Agapito Zuniga y Su Conjunto clearly demonstrated a strong ambition and the desire to succeed and bring joy to their fans. Artists experience new efforts, new victories, and many disappointments on a daily basis, all of which serve to strengthen their spirit. It is that conscious exertion that produces high energy and leads an artist to work harder to obtain the applause and the consecration of the public. Agapito was no different. He could have jettisoned his career as a musician when failures appeared, but his zeal, spirit, and will were too intense to stop doing what he enjoyed. Music, singing, and playing the accordion were the lifeline to his heart. Manifestation of his success was clearly evident at the box office–where it counted! He was known by many promoters and the public as a "Magnet at the Box Office."
Agapito and his conjunto were regulars at Club Westerner in Victoria, Texas, a popular dance hall where some of the best conjuntos and orchestras performed. After 10 years of performing at the Club Westerner, Agapito was awarded his first trophy for "Top Public Drawer," which was presented by the late Mr. Juan Manuel Villafranca. More accolades followed. Agapito's second trophy was presented by Discos Bego; the third trophy was presented by Arnulfo Delgado of San Francisco, California; and the fourth trophy was presented in Corpus Christi, Texas by Mr. Domingo Pena in celebration of Agapito and Rafael’s silver anniversary for their 25 years of contributions as artists to the music industry.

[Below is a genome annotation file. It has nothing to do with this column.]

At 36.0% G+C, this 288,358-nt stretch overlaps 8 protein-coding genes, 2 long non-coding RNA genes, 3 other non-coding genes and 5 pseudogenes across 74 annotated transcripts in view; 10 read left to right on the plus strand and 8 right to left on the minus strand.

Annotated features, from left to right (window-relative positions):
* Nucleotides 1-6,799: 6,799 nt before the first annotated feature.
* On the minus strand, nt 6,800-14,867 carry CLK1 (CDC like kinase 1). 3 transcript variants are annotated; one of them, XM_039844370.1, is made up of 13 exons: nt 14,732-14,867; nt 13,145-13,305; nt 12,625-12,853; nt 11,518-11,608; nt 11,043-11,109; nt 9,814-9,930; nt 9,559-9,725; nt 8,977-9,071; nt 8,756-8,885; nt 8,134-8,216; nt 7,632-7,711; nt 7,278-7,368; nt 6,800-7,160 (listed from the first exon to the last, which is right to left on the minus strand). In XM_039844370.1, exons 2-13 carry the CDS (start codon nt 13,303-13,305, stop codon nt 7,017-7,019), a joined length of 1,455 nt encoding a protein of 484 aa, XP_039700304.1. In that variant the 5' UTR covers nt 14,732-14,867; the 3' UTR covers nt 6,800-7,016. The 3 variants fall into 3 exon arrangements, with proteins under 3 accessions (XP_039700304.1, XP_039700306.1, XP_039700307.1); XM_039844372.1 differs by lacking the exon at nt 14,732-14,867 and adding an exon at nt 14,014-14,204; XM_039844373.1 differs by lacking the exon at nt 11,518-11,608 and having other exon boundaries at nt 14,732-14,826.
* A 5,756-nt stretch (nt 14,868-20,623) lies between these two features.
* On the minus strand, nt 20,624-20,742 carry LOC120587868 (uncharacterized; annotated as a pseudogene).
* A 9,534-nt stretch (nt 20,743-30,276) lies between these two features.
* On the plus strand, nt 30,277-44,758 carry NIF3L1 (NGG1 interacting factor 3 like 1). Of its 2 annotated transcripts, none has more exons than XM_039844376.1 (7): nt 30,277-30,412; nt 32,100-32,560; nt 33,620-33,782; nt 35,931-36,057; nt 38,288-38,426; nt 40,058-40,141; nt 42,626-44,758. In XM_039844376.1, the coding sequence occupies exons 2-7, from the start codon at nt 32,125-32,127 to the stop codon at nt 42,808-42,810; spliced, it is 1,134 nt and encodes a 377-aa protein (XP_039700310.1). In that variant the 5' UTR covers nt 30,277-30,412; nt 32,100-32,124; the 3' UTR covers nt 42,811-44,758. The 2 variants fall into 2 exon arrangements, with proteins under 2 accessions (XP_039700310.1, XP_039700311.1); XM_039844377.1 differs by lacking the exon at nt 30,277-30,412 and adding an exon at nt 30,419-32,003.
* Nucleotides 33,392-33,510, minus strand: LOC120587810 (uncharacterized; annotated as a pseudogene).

Agapito Zuniga–composer, successful vocalist, accomplished accordionist, recording artist, and popular performer in the conjunto music genre–is a true pioneer. This influential accordionist recorded numerous songs with recording companies Peerless, Ideal, Bego, El Toro, Falcón, Freddie Records, Frontera, and Hacienda. In the late 1960s, Agapito started his own recording company and produced many recordings under his label of Escorpión Records (Discos Escorpión) for his conjunto, as well as other start-up conjuntos who needed to get their foot in the door.
After having performed for a number of years in a professional level, coupled with his observations of watching and learning from other talented accordion players, Agapito took note of something quite interesting: Texas musicians performed sitting down while playing their instruments and singing. In contrast, his preference while performing with his band was to be in a standing position. Other musicians quickly took note of this. Shortly thereafter, other groups adopted Agapito’s trademark performance of standing during their performances.
Radio KCCT: La Hora de Agapito Zuniga
Since his arrival in Corpus Christi, he livened up weekly dances held in the surrounding agricultural communities, whose Mexican population increased considerably during cotton harvesting season. He also performed in theaters, alternating performances with top-notched artists like Lydia Mendoza, Chelo Silva, Isidro Lopez, Andrés Huesca, Valerio Longoria, Narciso Martínez, Juan López, and many more. It was around that time period that Agapito became known as "El Esorpión de Texas."
Agapito's name was now a household word; he reached new heights, much success, and popularity. Consequently, he and his group were invited to appear live on several occasions on the Domingo Pena Show, a popular show aired weekly on Sundays.
With success, came other opportunities. On February 10, 1960, Agapito was offered a contract with Radio Station KCCT, which he delightfully accepted. The program was called "La Hora de Agapito Zuniga". . . better known as "Con Alma Chiquitita" (his trademark). Shortly thereafter, KCCT increased his broadcast to air on a daily basis due to its popularity. The program aired successfully for many years.
Texas Conjunto Music Hall of Fame & Museum